Chemoreceptor: a special cell of the sensory system that has receptors which respond to a chemical substance and initiate a reaction in the body.
Chemosensitive: the ability to detect changes in the chemical environment.
Epithelium: the layer of cells found lining the surface of most surfaces of the body. Epithelium is one of four types of tissues found in human body. The other tissues are connective, muscle, and nervous tissue... more
Papilla: a small structure that has a rounded shape. The papillae on the surface of the tongue give it its rough surface, and contain taste buds....more
Receptor: a molecule on the surface of a cell that responds to specific molecules and receives chemical signals sent by other cells.
Taste bud: a structure within papilla on the tongue, and which contain chemoreceptors. Taste buds are responsible for a sense of taste....more
Think about the last delicious food that you devoured. Maybe it was a savory, cheesy pizza. Or maybe it was a sweet yet tart slice of apple pie. How did eating it make you feel? What did you like about it? Furthermore, how were you able to taste it? Is there any reason to taste food other than to provide a pleasurable experience?
Beyond the simple enjoyment we get out of eating a tasty meal, a sense of taste is actually crucial to our existence. For early humans, a sense of taste evolved because it helped in identifying whether something was safe to eat or potentially harmful. Before the time of grocery stores and fast food restaurants, getting enough energy to fuel our bodies wasn’t as easy. We needed to find and eat foods that were rich in energy. Taste helps us to do this – energy-rich foods often taste sweet, and produce an enjoyable sensation. On the other hand, poisonous or toxic foods tend to taste bitter, and produce an unpleasant sensation.
The sense of taste, also called gustation, allows us to perceive different flavors from the substances we eat and drink. Just like the other sensory systems, taste relies on the activation of special receptors on the tongue and mouth. A receptor is a structure that collects information from the environment and converts it into a nervous signal that can be understood by the brain. Different kinds of receptors, as part of each sensory system (vison, hearing, touch, smell, taste), allow us to sense things like heat, pain, light, and chemicals.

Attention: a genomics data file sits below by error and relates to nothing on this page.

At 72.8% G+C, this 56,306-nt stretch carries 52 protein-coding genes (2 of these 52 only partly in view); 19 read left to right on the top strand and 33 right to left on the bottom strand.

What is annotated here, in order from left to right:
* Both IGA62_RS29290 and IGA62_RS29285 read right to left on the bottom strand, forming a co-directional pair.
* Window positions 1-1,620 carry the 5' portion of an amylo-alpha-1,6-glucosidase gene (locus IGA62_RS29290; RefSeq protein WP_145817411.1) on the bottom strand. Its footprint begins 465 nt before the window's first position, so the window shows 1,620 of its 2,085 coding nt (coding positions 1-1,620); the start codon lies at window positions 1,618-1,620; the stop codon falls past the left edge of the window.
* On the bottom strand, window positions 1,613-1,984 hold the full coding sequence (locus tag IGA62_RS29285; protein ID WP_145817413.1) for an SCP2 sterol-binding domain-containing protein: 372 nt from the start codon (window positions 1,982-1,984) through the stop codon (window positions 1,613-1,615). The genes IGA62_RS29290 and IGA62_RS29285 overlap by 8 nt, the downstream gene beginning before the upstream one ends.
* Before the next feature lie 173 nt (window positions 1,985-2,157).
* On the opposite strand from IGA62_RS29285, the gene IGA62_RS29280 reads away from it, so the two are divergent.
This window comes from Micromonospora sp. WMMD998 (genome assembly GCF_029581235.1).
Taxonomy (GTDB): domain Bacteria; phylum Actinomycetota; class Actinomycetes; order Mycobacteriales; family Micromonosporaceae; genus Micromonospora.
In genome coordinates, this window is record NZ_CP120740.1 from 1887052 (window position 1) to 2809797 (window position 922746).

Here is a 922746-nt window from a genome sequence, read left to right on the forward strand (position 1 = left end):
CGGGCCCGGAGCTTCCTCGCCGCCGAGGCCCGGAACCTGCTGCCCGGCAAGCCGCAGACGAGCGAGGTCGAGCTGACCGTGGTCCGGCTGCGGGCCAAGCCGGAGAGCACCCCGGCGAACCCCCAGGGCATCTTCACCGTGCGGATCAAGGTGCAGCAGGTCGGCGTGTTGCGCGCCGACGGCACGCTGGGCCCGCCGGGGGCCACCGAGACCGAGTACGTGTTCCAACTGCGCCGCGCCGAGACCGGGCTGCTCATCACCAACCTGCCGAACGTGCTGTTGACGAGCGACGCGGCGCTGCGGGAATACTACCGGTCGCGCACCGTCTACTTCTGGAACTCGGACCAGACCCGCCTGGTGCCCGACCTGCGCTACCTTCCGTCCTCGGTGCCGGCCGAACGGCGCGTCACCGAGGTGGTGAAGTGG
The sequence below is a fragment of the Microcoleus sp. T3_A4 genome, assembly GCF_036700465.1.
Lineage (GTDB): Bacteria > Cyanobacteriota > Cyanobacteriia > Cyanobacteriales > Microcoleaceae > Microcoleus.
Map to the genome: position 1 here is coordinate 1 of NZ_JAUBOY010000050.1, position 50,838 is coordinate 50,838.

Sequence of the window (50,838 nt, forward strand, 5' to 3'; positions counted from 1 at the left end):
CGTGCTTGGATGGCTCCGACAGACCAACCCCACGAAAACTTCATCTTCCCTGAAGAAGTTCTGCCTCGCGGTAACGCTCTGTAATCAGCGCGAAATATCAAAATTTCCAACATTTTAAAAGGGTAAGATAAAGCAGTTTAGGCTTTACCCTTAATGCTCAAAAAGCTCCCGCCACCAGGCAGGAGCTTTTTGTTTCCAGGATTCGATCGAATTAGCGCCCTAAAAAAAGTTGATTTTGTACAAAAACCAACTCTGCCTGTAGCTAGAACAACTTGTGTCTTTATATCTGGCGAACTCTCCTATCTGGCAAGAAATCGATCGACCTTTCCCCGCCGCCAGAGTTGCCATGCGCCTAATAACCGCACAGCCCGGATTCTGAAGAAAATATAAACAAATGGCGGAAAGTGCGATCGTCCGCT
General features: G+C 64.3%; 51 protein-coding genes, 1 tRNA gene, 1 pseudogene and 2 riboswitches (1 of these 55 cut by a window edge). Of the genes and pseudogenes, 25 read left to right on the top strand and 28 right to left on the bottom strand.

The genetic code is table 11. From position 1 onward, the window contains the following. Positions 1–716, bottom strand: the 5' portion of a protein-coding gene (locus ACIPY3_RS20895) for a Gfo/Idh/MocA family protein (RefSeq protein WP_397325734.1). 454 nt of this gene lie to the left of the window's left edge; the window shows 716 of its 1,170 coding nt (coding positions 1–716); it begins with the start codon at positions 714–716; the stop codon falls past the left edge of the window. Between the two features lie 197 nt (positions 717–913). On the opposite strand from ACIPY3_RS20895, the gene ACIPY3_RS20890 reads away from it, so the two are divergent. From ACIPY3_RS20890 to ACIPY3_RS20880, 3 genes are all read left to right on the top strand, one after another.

Every food or drink that you put in your mouth has particular chemical components, and these chemicals are detected by special receptors called chemoreceptors. These chemoreceptors are contained within taste buds on the surface of the tongue. If you look at your tongue, you can see tiny bumps covering the surface, or the epithelium. There are thousands of these bumps, or papillae.
There are three different types of papillae based on their shape – fungiform, foliate, and circumvallate – each type located on a specific area of the tongue. Within each papillae, there are hundreds taste buds and within each taste bud, there are 50-100 chemoreceptor cells.
Not all chemoreceptors sense the same kinds of chemicals, or tastes. Humans have five kinds of taste buds – salty, sweet, sour, bitter, and the newly recognized, umami. Each of these types has a specific kind of chemosensitive cell inside. It was originally thought that each type of taste bud (and corresponding taste) was found only on a certain region of the tongue. We now know that this is not the case, and that each taste can be detected throughout the surface of the tongue.
Additional images via Wikimedia Commons. Baby face image by Avsar Aras.
Shelley Valle. (2017, October 05). How Do We Sense Taste?. ASU - Ask A Biologist. Retrieved from https://askabiologist.asu.edu/explore/how-do-we-sense-taste
Shelley Valle. "How Do We Sense Taste?". ASU - Ask A Biologist. 05 October, 2017. https://askabiologist.asu.edu/explore/how-do-we-sense-taste
Shelley Valle. "How Do We Sense Taste?". ASU - Ask A Biologist. 05 Oct 2017. ASU - Ask A Biologist, Web. . https://askabiologist.asu.edu/explore/how-do-we-sense-taste